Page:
Issues to be aware of are that even though you may be imaging through a grill, there will be transmission losses. These can sometimes be as much as 60%. You must ensure that you know the transmission of the grill and mark it on the panel for other thermographers to reference.
Figure 7. Images of modified panels using alternative types of infrared windows
Characteristics of Materials
Table 3, below, shows the most commonly used materials for infrared windows. It can be seen that the materials vary considerably in material properties and points to other areas that have to be considered such the environment in which the windows will be operating and the operational requirements. We will discuss each of these in turn.
|Calcium Fluoride||CaF2||0.13 – 10||158||YES|
|Sapphire||Al2O3||0.15 – 5.5||2000||NO|
|IR Polymer||N/A||0.15 – 22||N/A||NO|
|Germanium||Ge||1.8 – 23||780||NO|
|Zinc Selenide||ZnSe||0.5 – 22||120||NO|
|Barium Fluoride||BaF2||0.15 – 12.5||82||YES|
Table 3: IR material properties comparison table
Infrared windows are used all over the globe. Careful consideration must be given to the environments in which the windows will be used, i.e. is the window for indoor or outdoor use? Will it be submitted to severe environmental conditions such as:
• UV exposure
• Sea water
• Acids or alkalis
• Extreme temperatures
Certain materials are more prone to the effects of the environment than others. Choosing the wrong material will give rise to premature failure and careful consideration must be given to the type of lens material that is chosen, i.e. do not use a material that is soluble in water in a humid environment.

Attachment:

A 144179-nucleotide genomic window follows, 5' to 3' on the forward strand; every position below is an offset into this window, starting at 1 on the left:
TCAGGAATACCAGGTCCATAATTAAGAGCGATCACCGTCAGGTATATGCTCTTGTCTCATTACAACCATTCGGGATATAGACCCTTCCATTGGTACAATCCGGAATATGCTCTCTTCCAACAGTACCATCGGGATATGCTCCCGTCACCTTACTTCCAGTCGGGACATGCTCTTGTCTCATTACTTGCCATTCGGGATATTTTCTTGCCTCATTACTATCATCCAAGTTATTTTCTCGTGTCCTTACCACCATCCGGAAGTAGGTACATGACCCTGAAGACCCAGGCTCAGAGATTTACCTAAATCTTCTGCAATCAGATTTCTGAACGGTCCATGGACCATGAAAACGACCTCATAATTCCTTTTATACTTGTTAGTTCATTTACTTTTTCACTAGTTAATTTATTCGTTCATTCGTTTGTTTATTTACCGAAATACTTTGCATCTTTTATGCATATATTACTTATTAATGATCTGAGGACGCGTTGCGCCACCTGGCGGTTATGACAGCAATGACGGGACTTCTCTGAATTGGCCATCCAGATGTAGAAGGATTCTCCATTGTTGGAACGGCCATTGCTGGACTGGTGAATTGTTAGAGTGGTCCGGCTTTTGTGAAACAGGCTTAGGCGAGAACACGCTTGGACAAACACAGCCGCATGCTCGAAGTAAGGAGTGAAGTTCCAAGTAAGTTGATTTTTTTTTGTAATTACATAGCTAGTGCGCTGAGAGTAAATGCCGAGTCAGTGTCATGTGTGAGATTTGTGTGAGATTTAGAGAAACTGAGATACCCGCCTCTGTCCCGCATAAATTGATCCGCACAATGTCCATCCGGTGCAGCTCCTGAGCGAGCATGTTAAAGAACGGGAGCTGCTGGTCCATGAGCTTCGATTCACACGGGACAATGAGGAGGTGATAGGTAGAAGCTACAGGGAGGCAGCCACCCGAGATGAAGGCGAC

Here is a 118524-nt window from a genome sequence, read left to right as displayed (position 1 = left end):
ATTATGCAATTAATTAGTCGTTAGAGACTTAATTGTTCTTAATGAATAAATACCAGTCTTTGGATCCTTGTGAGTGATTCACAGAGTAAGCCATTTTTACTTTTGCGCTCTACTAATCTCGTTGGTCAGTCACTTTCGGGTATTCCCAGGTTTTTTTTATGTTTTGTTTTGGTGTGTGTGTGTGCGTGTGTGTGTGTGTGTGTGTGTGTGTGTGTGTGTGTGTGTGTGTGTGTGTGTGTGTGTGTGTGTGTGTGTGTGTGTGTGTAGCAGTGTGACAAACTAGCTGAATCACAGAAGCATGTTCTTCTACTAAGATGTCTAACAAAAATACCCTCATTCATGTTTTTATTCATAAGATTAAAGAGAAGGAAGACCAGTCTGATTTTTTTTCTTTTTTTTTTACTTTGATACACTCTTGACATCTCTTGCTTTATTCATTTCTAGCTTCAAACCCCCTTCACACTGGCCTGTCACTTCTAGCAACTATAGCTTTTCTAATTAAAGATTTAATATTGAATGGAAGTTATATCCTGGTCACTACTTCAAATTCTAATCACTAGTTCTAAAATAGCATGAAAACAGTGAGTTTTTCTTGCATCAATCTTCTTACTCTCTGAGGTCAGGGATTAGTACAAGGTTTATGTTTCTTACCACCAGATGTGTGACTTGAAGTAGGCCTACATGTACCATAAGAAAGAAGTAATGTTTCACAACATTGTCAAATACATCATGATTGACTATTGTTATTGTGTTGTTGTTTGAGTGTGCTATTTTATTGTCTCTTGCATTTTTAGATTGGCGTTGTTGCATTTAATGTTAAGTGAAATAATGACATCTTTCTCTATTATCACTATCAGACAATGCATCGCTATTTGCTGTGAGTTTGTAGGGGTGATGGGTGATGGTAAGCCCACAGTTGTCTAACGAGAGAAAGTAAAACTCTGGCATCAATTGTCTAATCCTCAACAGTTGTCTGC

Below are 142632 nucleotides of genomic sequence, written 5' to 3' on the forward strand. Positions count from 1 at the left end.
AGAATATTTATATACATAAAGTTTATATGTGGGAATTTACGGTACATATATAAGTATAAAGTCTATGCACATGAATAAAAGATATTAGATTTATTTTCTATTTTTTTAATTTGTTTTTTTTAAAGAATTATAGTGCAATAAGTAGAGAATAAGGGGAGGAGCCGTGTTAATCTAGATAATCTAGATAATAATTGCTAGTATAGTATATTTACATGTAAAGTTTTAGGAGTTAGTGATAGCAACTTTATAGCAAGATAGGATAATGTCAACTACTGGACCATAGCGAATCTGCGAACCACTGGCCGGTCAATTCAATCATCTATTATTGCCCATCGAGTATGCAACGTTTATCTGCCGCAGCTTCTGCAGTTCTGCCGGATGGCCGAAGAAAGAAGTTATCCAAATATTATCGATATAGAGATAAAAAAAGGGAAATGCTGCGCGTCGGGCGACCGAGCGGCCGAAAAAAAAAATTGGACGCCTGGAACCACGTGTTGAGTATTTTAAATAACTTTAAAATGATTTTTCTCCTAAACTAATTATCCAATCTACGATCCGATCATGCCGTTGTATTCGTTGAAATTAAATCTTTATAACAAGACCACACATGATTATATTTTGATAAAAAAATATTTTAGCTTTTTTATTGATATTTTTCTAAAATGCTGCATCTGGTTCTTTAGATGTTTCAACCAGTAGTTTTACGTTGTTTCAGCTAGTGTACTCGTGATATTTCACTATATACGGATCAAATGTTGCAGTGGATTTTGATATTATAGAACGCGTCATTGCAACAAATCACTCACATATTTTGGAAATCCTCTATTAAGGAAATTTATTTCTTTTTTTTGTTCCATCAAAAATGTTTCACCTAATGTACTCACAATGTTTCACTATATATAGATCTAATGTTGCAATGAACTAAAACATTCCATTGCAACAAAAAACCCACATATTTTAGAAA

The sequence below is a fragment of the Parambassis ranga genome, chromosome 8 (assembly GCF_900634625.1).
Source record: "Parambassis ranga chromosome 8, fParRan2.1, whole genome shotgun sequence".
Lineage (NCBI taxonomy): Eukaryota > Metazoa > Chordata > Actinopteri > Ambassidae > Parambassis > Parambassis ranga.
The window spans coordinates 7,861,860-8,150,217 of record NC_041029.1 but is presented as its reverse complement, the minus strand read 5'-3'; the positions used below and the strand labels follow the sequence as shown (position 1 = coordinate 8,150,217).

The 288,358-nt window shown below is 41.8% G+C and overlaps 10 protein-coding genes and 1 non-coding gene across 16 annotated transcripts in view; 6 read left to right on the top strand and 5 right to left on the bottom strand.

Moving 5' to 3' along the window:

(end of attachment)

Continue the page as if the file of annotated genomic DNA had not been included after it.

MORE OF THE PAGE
Some materials are less robust than others. The Knoop hardness number indicates the resistance to local penetration. Rugged materials such as Sapphire (Al2O3) have a high number; fragile materials like Barium Fluoride have a low number. Also, there is evidence that high frequency noise and vibration levels will degrade the transmission level of certain crystals and are therefore not suitable for use in industrial environments. As with environmental issues, operators must give serious consideration to the operating environments in which they intend to use IR windows. Choosing the wrong material would be a very costly exercise!!
The two most common failures of infrared windows are breakage and water damage / ingress. Manufacturers place too much importance on providing IR window materials with a very high infrared transmittance value; more consideration must be given to the environmental and operational conditions in which the window will be used.